He became a regular feature in South Africa’s line-up for the next three years despite inconsistent performances. He averaged just above 33 in Tests and 35.67 in ODIs before he was dropped for the ICC World Cup 2003 held in South Africa. However, following the disastrous finish in the tournament, he was picked again, only to be dropped a few months later. Soon after he was dropped, South Africa had started investing in a lot of younger players and had become a much stronger side.
 

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Neil McKenzie (left) and Graeme Smith pose with the scoreboard after their world record opening stand of 415 runs © Getty Images

Second wind
 
McKenzie was out of national reckoning for three and a half years, before a run of poor form for Herschelle Gibbs resulted in him being called-up to give company to Graeme Smith at top of the order in January 2008.
 
After three ordinary innings, McKenzie played probably his most memorable knock till date. With skipper Smith, he added a record 415 runs for the opening wicket against Bangladesh at Chittagong in , eclipsing the previous record held by Vinoo Mankad and Pankaj Roy, which had stood for 53 years.
 
The 226 he scored during the innings was his first Test century in seven years and also till date, his last.
 
But, more importantly for him, it wasn’t to be his only significant knock since his comeback. He went on to play other crucial innings against India and England. His form in Tests also helped him get back his place in the 50-over side. In 2008, he was named one of the five Wisden Cricketers of the Year.
 
However, a poor series Down Under in 2008-09 led to his exclusion from the side.
 
Since then, South Africa have not only formed one of the strongest batting line-ups, but also  a formidable side in Tests.
 
 
Later career
 
McKenzie joined Hampshire in 2010 as a Kolpak player. A year later, he went on to add 523 runs with Michael Carberry against Yorkshire, overtaking Graeme Hick and Tom Moody’s record in the history of County Championship. It was also the highest partnership for Hampshire. The stand was the third highest in County cricket and the ninth highest in all of First-Class cricket, when it was broken. McKenzie had scored his career-best First-Class score of 237 in that innings.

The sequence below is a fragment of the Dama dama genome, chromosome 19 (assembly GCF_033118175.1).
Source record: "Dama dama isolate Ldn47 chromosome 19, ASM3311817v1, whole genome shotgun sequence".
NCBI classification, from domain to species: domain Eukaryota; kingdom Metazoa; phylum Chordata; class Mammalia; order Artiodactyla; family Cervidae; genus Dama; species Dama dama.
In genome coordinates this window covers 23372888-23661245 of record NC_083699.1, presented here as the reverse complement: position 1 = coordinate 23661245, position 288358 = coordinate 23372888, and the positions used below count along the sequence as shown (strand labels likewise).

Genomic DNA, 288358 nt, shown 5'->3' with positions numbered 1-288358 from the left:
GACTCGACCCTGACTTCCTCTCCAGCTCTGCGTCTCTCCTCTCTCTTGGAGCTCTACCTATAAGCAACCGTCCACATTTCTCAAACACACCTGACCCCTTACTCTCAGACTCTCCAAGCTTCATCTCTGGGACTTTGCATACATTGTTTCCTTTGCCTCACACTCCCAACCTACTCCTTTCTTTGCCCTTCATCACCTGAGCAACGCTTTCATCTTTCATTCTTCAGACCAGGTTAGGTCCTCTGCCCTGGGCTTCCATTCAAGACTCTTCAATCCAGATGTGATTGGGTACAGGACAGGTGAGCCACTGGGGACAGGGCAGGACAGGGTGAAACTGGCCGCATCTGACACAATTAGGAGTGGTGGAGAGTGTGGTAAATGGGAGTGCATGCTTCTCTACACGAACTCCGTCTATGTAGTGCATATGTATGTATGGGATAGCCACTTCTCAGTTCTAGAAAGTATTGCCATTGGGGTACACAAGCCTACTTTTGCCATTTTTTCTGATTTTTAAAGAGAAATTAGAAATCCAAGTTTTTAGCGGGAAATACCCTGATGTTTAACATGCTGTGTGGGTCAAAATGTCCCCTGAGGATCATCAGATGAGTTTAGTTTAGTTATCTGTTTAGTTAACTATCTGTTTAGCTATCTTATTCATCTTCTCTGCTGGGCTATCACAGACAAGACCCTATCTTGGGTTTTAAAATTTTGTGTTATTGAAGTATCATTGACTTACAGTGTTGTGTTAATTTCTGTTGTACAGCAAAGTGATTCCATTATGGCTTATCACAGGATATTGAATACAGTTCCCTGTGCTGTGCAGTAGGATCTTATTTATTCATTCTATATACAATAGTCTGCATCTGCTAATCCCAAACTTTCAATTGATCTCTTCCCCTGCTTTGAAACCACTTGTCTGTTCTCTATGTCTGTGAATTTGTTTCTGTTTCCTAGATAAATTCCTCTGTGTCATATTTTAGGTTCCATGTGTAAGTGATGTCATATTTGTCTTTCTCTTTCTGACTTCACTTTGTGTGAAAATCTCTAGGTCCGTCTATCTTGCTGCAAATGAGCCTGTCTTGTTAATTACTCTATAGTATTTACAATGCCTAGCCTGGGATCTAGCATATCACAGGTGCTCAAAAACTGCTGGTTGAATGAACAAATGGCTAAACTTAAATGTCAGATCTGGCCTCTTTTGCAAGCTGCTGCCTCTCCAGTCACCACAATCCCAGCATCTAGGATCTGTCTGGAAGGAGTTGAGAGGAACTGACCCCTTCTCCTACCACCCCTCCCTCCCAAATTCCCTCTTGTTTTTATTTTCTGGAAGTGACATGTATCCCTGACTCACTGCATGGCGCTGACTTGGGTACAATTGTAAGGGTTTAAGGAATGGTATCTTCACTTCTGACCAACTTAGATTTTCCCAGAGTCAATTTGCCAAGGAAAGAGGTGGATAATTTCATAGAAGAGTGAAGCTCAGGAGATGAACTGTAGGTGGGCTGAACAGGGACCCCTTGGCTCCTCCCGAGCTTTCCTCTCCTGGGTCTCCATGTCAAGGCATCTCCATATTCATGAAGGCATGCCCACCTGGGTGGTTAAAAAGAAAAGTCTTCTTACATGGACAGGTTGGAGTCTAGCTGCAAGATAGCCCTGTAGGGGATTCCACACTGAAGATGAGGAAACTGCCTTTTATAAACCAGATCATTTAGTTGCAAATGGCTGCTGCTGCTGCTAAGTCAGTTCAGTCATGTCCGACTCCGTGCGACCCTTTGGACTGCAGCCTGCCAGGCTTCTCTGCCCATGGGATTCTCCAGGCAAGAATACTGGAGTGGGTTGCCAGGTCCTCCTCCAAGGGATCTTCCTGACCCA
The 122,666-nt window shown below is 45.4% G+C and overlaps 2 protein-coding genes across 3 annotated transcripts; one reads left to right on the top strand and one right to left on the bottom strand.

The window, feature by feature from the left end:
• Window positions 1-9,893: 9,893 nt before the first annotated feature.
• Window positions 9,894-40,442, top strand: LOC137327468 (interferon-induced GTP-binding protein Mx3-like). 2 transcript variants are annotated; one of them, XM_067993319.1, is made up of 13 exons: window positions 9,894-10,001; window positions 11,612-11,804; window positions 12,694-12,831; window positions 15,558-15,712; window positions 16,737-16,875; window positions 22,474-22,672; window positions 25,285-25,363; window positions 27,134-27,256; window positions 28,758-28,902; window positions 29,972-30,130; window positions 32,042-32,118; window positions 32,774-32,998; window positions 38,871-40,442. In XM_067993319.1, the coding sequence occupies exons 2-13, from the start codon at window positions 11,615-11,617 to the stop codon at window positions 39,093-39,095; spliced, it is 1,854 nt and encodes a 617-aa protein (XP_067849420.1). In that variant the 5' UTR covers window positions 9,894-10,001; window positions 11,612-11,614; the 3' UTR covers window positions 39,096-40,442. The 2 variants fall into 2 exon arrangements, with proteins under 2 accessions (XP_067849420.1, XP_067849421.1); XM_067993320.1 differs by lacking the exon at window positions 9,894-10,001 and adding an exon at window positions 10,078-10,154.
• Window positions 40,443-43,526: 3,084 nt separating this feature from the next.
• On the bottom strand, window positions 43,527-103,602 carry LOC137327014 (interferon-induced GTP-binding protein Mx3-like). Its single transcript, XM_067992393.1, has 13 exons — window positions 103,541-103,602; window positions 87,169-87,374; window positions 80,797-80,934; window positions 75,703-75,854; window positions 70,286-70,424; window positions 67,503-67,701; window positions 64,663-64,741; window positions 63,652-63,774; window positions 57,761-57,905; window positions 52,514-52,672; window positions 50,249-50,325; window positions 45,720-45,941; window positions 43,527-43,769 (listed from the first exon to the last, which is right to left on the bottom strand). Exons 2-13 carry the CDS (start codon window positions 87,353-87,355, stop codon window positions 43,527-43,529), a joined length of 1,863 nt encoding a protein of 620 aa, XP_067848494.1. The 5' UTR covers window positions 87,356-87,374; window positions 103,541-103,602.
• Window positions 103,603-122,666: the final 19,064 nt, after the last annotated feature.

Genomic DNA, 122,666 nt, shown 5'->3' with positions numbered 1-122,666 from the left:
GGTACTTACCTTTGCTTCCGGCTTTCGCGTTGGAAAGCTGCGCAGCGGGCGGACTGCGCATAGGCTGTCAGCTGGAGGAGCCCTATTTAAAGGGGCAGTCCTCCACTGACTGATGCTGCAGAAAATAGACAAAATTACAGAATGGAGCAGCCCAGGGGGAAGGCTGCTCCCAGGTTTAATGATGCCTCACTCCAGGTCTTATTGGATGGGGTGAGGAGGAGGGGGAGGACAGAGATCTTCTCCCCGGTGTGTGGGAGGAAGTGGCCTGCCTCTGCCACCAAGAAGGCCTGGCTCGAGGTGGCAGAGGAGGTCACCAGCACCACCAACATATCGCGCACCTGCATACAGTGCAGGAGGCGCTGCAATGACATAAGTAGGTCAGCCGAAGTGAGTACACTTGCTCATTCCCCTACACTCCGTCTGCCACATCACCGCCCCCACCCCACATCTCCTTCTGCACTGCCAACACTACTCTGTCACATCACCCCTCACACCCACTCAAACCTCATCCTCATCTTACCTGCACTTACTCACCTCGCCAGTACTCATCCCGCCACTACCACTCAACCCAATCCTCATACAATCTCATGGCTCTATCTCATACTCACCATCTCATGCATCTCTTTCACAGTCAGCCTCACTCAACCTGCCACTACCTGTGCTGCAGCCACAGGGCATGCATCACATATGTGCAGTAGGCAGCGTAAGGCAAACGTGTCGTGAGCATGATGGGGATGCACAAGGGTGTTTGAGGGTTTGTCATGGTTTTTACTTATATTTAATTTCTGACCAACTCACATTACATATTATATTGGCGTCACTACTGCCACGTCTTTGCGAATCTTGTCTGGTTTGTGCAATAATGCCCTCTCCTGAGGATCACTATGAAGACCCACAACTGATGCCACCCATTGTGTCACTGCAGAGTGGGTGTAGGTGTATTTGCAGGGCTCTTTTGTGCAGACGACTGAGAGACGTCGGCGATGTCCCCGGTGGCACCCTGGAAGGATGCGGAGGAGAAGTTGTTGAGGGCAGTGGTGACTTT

He also went on to lead Lions before losing his captaincy in February 2010.
 
 
Superstition or Obsessive-compulsive disorder ?
 
While there are different ways of viewing the rituals of McKenzie, the man himself admits that it was more of Obsessive-compulsive disorder (OCD) than anything else.
 
He told Sky Sports, “I think it’s more OCD than superstitions. I did lots of things in my youth but with the wife and kids I haven’t quite got the time now for making sure toilet seats are down and checking lights eight times!”
 
“[Taping my bat to the ceiling] happened because if you leave the changing room early your kit is put everywhere for you to find the next morning — and one time my bat was on the roof.
 
“I got a hundred in my next innings. So as a joke I put my bat on the ceiling next time — but I think I then got nought so I don’t really think it worked!”
 
Here is the list of Neil McKenzie’s statistics in international cricket (As on November 24, 2013)

  Matches Runs Averages Highest Score 100s/50s
Tests 58 3,253 37.39 226 5/16
ODIs 64 1,688 37.51 131 2/10
T20s 2 7 7

 
(Aayush Puthran is a reporter with CricketCountry. Mercurially jovial, pseudo pompous, perpetually curious and occasionally confused, he is always up for a light-hearted chat over a few cups of filter kaapi!)